Government Fighting Housing Slump on Multiple Fronts
The subprime mortgage crisis was one of the primary causes of the financial meltdown that rocked the U.S. at the end of the last decade. Unfortunately, though the downward spiral has ceased, economic recovery has been sluggish, once again due to the struggles of the housing market.
Historically, subprime mortgages make up around 8% of the market, but between 2004 and 2006 that number spiked to around 20%, with the majority of those mortgage loans carrying adjustable interest rates.
As the interest on these adjustable-rate loans started to rise, coupled with the drop in home value - By September 2008 U.S. home values were down an average of 20% - millions of homes across the country fell into foreclosure. The mass amounts foreclosures are expected to continue through 2013.
Other than the Federal Bailout and Wall Street reform, the Obama Administration's tactics to slow the foreclosure epidemic have been the most publicized and controversial issue of Obama's Presidency.
After months, if not years, of stagnancy and tepid attempts at boosting the housing market, the federal government is finally rolling up their sleeves by instituting new policies through three different agencies.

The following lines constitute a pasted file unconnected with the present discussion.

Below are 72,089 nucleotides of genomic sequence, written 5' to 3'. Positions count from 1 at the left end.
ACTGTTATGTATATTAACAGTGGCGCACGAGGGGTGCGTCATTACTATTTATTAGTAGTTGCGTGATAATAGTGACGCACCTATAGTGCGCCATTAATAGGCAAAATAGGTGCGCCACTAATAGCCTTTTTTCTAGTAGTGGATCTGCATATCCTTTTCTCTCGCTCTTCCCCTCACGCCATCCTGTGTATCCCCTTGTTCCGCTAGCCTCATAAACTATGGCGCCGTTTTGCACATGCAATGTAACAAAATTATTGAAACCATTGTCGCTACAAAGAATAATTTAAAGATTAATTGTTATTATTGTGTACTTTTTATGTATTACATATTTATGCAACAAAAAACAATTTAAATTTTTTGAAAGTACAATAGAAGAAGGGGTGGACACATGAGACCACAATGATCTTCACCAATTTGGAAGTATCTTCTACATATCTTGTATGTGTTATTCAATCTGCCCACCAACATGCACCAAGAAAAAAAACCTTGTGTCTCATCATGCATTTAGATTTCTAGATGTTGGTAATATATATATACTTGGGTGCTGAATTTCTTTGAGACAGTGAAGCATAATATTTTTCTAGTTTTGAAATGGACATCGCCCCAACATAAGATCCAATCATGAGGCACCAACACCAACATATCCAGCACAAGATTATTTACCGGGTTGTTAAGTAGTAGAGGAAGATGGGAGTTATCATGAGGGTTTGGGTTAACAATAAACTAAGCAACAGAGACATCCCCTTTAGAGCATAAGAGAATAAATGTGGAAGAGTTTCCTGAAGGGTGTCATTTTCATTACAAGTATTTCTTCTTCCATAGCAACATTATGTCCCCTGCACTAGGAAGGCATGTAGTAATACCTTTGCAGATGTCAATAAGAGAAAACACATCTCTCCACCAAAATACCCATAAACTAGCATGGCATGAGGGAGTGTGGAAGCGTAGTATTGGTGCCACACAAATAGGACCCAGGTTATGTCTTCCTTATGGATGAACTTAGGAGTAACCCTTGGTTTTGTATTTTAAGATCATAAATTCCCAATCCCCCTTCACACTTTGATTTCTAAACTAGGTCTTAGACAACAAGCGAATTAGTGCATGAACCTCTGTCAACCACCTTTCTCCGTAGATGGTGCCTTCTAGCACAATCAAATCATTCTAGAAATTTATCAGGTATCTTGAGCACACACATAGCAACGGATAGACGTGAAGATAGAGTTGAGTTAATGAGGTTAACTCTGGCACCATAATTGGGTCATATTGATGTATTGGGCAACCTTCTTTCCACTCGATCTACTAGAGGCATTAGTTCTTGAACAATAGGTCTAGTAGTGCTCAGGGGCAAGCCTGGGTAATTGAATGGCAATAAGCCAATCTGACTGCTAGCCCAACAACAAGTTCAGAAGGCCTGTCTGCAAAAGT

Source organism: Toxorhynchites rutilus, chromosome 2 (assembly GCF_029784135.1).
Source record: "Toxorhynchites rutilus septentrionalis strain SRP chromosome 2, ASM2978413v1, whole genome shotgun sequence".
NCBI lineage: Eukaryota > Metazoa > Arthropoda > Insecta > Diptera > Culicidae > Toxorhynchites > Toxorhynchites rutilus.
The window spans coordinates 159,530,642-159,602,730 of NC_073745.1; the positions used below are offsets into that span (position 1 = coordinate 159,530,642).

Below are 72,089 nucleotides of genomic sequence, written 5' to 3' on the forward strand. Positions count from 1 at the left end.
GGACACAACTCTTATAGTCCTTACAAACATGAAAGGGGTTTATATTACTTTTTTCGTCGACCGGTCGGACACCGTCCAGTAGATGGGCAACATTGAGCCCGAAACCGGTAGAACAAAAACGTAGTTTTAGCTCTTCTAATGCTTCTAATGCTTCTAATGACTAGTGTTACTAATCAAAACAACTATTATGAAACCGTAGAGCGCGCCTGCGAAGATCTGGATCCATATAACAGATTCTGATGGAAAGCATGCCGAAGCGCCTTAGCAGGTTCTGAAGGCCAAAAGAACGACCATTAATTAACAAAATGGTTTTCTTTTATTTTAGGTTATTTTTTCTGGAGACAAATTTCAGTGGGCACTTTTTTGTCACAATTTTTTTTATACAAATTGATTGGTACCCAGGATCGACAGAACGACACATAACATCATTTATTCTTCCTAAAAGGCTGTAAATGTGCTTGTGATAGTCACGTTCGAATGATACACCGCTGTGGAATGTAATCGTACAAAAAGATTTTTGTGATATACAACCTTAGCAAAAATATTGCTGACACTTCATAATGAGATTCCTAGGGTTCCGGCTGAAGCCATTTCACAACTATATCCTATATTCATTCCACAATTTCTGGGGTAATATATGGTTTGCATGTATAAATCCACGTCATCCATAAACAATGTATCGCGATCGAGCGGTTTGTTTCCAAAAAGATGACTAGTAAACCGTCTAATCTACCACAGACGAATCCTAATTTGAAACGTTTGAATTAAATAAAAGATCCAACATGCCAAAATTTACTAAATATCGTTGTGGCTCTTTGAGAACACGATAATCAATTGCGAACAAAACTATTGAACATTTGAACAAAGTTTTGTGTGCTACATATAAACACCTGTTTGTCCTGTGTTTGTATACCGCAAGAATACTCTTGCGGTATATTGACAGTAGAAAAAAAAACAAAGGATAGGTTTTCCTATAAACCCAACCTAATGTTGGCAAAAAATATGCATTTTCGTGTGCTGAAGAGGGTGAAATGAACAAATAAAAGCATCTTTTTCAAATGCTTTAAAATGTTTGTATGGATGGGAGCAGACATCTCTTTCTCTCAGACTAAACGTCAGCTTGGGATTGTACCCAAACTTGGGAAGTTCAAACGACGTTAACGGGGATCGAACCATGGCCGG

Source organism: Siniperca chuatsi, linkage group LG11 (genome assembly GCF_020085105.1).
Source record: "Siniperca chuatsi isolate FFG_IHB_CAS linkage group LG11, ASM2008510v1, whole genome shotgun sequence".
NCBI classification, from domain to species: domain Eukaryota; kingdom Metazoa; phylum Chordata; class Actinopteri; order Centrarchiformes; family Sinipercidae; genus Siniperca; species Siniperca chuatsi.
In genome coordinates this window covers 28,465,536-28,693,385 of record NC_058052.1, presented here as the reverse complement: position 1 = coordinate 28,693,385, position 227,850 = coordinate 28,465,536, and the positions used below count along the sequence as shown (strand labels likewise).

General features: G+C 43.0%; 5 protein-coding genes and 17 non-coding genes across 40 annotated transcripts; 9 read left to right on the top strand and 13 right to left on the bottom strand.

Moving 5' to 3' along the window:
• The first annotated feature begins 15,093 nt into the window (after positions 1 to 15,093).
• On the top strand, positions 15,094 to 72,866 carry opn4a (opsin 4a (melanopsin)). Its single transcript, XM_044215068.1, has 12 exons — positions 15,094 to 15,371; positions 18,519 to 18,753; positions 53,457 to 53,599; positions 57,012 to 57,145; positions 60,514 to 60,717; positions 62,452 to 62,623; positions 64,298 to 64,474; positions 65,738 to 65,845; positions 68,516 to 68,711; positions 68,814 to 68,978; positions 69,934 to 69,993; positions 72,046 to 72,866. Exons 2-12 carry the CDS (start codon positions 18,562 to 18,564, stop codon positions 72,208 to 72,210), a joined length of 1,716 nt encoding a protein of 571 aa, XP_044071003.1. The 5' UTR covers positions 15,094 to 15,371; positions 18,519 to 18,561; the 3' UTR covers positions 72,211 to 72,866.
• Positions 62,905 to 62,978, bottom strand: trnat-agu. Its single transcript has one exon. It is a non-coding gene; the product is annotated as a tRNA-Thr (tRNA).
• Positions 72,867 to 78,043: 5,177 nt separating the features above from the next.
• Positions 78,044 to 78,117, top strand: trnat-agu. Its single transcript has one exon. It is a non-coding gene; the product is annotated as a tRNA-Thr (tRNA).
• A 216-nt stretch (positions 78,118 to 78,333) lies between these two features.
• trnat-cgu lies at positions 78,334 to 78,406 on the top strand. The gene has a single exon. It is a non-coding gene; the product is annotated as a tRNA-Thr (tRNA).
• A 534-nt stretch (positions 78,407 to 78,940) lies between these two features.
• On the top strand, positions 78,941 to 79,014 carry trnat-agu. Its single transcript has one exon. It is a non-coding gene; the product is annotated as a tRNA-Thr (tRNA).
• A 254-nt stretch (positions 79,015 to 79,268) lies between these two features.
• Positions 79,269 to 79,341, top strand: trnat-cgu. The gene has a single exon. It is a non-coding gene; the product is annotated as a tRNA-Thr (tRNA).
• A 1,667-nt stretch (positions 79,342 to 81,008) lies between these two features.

The Federal Housing Finance Agency has removed a criterion that has kept many of America's most needy homeowners from taking part in their Home Affordable Refinancing Program. One of their long-standing rules is that no loan can be refinanced if the mortgage equals more than 125% of the home's actual current value. Hopefully, removing this stipulation will allow some of the 11 million Americans who are struggling to make their mortgage payments get into more affordable loans.
The program is only available to homeowners whose mortgages are backed by Freddie Mac or Fannie Mae.
The two mortgage giants are planning to create a new investment product, pooling once-delinquent mortgages into a new type of security. These mortgages must be current for 12 consecutive months in order to be added to the pool. This should help get these distressed loans that have been sitting in Freddie and Fannie's portfolios off their books, thus providing some much-needed liquidity to the market.
Finally, the Federal Housing Administration has agreed to raise the maximum sized mortgage that they are willing to back to $729,750. The FHA currently backs 1/3rd of all new loans, and allow for down payments of 3.5%, instead of the industry standard 20%. This makes these high-cost loans much more attractive and therefore should give the housing market a much needed shot in the arm.
While these strategies might seem somewhat tame and inconsequential, given the massive amounts of foreclosures that are still taking place, experts and government officials fear that making sweeping, drastic changes could drastically stunt the organic process of returning to normalcy that the housing market must go through.
Hopefully, these three policy changes can help get the rusty wheels turning. By: Javi Calderon